Wineries join prison opposition

A group of 19 Penticton area wineries have sent a letter to Penticton council and the Regional District of Okanagan-Similkameen urging the local governing bodies to end their bid to bring a proposed 360-cell provincial correctional centre to Penticton.

  • Jun. 7, 2011 10:00 a.m.

A group of 19 Penticton area wineries have sent a letter to Penticton council and the Regional District of Okanagan-Similkameen urging the local governing bodies to end their bid to bring a proposed 360-cell provincial correctional centre to Penticton.

In March, Penticton council voted to advance — as part of a regional submission — a site on Campbell Mountain and another near the Cantex gravel pit as potential locations for the prison.

Last month, council announced the city will hold a non-binding community opinion poll from June 14 to 18 to gain definitive public input on whether to proceed should the province select one of the Penticton sites.

Proponents for the correctional centre assert that the hundreds of new stable jobs and business opportunities, along with the estimated $200 million worth of construction money, would be a much-needed boost to the local economy.

However, writing on behalf of the wineries, Cynthia Enns of Laughing Stock Vineyards said they believe the prison would have a significantly negative impact on the local wine tourism industry and the city’s overall image.

Enns said that with over 50 wineries within a 20-minute drive of Penticton and nearly 120 within an hour drive, the wine industry is a significant contributor to both the tourism industry and the economy in Penticton in general.

“We are extremely concerned about the proposed B.C. correctional facility due to the fact that we believe this facility will change the fabric and identity of the City of Penticton,” she said. “Although this facility may generate new jobs and economic spinoff in some industries, it is our belief that it will also be decreasing existing and future wine tourism dollars brought into the community and thus negatively impact employment and economic benefit in our industry sector and the community at large.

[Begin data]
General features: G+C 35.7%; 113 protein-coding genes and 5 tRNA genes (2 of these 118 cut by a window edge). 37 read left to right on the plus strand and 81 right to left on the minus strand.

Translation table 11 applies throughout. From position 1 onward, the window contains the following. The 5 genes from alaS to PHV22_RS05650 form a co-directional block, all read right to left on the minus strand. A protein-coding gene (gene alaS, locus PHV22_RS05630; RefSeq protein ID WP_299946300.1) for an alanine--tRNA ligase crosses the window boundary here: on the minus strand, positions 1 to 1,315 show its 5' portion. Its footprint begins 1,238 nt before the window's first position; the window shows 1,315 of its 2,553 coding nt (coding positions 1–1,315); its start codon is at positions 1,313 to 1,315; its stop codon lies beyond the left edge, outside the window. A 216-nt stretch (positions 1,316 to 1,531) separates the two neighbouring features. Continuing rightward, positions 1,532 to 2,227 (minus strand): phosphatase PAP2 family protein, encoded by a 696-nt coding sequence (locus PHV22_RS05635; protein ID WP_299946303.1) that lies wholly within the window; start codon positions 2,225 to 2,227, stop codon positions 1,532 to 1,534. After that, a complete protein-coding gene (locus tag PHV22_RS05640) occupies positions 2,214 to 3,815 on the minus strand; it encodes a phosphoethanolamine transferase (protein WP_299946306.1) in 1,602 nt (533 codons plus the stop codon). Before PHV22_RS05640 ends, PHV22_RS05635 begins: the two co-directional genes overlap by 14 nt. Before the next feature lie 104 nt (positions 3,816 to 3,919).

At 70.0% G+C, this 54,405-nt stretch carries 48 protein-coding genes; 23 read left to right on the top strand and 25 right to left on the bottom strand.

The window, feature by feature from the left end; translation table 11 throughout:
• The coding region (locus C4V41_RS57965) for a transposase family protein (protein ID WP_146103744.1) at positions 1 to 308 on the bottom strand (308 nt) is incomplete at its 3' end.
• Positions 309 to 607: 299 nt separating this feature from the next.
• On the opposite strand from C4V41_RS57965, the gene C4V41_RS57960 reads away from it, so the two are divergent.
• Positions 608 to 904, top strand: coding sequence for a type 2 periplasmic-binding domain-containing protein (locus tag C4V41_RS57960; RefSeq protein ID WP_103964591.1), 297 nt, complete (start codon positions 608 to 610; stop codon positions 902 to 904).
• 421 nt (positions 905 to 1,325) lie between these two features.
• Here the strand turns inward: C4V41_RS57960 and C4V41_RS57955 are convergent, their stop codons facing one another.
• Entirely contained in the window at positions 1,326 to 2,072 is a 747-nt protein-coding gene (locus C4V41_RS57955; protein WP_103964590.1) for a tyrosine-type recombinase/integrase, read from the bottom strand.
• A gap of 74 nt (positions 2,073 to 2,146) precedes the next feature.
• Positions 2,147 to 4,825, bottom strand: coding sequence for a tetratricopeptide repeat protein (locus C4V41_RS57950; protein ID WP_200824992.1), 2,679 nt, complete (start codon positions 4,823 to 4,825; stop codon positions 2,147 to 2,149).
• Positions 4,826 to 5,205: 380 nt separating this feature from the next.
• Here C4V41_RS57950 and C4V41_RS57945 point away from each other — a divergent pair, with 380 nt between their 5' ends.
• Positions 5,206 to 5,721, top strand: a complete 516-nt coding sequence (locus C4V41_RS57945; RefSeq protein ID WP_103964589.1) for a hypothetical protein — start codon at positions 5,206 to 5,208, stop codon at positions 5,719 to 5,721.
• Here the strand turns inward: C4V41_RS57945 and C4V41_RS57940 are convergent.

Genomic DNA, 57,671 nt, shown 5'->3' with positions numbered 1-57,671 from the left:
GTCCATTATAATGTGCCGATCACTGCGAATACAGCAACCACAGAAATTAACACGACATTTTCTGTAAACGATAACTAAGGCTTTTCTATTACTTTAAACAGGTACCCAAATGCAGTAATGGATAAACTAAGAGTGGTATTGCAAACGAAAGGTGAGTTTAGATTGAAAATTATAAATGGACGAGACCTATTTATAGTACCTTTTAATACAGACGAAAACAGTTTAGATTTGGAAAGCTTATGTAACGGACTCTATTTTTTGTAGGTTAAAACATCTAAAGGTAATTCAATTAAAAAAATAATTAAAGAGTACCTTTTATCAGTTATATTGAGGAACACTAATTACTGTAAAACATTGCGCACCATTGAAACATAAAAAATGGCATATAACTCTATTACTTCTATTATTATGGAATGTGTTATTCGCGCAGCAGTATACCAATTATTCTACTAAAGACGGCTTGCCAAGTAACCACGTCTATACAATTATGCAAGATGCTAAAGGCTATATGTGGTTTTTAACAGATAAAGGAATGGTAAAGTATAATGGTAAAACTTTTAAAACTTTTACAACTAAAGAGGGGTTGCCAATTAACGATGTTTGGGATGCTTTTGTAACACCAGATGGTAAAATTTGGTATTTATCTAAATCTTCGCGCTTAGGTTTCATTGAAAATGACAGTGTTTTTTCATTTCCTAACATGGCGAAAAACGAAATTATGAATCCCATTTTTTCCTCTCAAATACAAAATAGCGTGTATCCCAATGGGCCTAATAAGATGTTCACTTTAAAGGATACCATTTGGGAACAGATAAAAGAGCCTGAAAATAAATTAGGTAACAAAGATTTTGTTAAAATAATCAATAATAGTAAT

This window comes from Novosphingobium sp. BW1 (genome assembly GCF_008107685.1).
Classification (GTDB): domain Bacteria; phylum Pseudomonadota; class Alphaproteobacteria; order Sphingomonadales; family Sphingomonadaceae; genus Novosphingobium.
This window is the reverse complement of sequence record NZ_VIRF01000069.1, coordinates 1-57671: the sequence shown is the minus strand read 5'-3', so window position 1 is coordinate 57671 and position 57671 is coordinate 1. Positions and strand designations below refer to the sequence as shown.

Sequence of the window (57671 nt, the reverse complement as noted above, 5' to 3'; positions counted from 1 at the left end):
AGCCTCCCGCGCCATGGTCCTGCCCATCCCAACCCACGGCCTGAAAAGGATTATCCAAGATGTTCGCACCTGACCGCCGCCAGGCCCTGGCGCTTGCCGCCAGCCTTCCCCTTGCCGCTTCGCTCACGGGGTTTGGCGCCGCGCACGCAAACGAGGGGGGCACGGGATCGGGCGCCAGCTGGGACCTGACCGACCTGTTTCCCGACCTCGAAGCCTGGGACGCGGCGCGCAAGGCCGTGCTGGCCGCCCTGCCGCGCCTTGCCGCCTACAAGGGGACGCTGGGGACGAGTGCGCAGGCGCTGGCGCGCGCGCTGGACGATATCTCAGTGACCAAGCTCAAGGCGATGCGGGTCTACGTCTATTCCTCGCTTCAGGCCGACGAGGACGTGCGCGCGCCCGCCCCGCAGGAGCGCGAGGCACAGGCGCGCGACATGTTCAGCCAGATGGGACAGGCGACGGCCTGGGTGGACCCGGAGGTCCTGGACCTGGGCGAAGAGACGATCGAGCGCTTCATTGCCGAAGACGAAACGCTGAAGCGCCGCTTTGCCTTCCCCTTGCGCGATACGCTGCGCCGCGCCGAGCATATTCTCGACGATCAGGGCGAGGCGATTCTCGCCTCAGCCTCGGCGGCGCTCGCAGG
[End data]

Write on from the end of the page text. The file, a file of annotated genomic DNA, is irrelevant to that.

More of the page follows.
“We are concerned that the establishment of the prison in our city will lead media and tourists to believe that instead of ‘Penticton and Wine Country’ that this is ‘Penticton and Crime Country.’”

Enns pointed to a recent consumer research report conducted by Penticton and Wine Country Tourism which found wine touring was the most popular activity for recent visitors to Penticton, even ahead of going to the beach.

“Should the proposal to locate the facility up Campbell Mountain road proceed, the negative impact due to the proximity to the Naramata Bench and their 26 wineries would be immediate,” she said.

The 19 wineries are: Black Widow Winery, D’Angelo Estate Winery, Elephant Island Orchard Wines, Foxtrot Vineyards, Hillside Estate Winery, Howling Bluff Estate Winery, JoieFarm Winery, Kettle Valley Winery, La Frenz Winery, Lake Breeze Vineyards, Laughing Stock Vineyards, Nichol Vineyard and Estate Winery, Painted Rock Winery, Pentage Winery, Ruby Blues Winery, Therapy Vineyards, Three Mile Winery, Township 7 and Van Westen Vineyards.


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